1. Across The Great Divide
2. Rag Mama Rag
3. The Night They Drove Old Dixie Down
4. When You Awake
5. Up On Old Creek
6. Whispering Pines
7. Jemima Surrender
8. Rockin' Chair
9. Look Out Cleveland
11. The Unfaithful Servant
12. King Harvest (Has Surely Come)
13. Get Up Jake (Outtake - Stereo Mix)
14. Rag Mama Rag (Alternative Vocal Take - Rough Mix)
15. The Night They Drove Old Dixie Down (Alternative Mix)
16. Up On Cripple Creek (Alternative Take)
17. Whispering Pines (Alternative Take)
18. Jemima Surrender (Alternate Mix)
19. King Harvest (Has Surely Come) (Alternative Performance)
- The Band: Levon Helm (vocals, guitar, mandolin, drums); Robbie Robertson (vocals, guitar); Rick Danko (vocals, violin, trombone, bass); Richard Manuel (vocals, harmonica, baritone saxophone, piano, drums); Garth Hudson (accordion, soprano, tenor & baritone saxophones, trumpet, piano, organ, Clavinet).
- Additional personnel: John Simon (tuba, horns, electric piano).
- Producers: The Band, John Simon.
- Reissue producers: Cheryl Pawelski, Andrew Sandoval.
- Engineers include: Robbie Robertson, John Simon, Joe Zagarino.
- Recorded in Hollywood, California in 1969.
- Includes liner notes by Barney Hoskyns.
- Initially renowned as Bob Dylan's backing group, the Band emerged from the singer's shadow to proclaim a distinctive talent. Drawing upon a musical canon embracing soul, country, folk and rock `n' roll, the quintet created a unique sound that was quintessentially American. Its rustic qualities were enhanced by principle songwriter Robbie Robertson who created vistas suggestive of a pre-industrial age, and as such, captured the restlessness of the late 60s without the need for explicit manifestos. Expressive singing, sublime melodies and telepathic musicianship instils The Band with quality, but its adult themes and perspectives ensure an absolute timelessness. An all-time critics' favourite.
Rolling Stone (12/11/03, p.110) - Ranked #45 in Rolling Stone's "500 Greatest Albums Of All Time" - "...Robertson's stories truly come to life in Helm's man-of-the-soil growl, Rick Danko's high tenor and Richard Manuel's spectral croon..."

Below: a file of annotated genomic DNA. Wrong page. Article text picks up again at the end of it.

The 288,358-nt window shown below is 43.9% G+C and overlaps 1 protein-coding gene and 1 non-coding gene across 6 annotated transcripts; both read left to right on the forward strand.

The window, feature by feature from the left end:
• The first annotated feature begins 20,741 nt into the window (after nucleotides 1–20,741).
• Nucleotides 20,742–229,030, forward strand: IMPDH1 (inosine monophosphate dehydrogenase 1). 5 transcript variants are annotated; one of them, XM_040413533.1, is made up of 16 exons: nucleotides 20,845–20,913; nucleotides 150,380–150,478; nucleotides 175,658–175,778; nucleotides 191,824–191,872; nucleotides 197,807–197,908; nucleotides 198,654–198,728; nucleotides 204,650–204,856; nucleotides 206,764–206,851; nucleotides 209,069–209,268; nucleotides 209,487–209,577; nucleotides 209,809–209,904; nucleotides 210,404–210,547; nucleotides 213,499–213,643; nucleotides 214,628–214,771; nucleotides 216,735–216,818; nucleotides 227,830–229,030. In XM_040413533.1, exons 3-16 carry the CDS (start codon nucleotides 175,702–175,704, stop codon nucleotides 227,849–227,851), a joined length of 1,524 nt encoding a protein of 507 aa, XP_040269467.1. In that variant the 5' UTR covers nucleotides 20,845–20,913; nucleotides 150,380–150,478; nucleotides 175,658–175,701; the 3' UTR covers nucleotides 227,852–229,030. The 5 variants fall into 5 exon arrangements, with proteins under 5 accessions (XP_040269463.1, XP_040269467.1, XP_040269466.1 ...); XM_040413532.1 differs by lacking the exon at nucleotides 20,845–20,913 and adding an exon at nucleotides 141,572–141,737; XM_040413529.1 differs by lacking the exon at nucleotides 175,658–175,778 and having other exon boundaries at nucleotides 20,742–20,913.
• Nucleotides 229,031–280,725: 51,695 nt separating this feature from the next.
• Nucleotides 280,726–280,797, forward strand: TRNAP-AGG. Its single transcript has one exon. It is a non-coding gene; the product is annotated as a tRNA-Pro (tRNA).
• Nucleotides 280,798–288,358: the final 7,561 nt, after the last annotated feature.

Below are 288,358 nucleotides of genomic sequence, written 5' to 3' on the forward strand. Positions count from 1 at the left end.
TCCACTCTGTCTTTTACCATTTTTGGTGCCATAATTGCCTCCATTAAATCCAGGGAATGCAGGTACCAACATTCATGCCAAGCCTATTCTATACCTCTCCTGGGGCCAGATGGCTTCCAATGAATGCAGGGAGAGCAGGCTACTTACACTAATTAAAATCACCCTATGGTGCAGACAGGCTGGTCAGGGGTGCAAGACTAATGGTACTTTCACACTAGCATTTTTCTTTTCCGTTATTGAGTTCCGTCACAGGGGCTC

Rolling Stone (10/18/69, p.44) - "...The hymn-like quality of the voicings, the use of counter-point and contrapuntal rhythms by the singers, the weaving of voices in and out into a pattern that grows each time you hear it, are the things that make the sound of this music so compelling..."
Rolling Stone (2/3/00, p.61) - 5 stars out of 5 - "...a sound that had a strange glamour and a seductive abstraction....THE BAND was where the group filled in the map....The people were flesh and blood...and they gathered to talk and brag about what mattered to them....The songs were uproarious, full of outrageous double-entendres..."
Entertainment Weekly (9/1/00, p.81) - "...[One] of the best albums in rock history....These remasterings sound incredibly rich, and each has alternate takes....this is reissuing done right." - Rating: A
Q (10/00, p.139) - 5 stars out of 5 - "...Even stronger [than their debut, MUSIC FROM BIG PINK] with [Robbie] Robertson's elegiac songsmithery...in full bloom..."
Down Beat (10/01, p.66) - 4 stars out of 5 - "...This has the authority and radiance of beaten gold..."
No Depression (9-10/00, pp.102-3) - "...An undeniable classic of North American roots music, exploring folk, gospel, country, rhythm & blues, soul, funk, and rock & roll..."
Mojo (Publisher) (10/00, p.126) - "...Their masterpiece, with its myth-creating sepia sleeve photograph and its astonishing breadth of resource and reference..."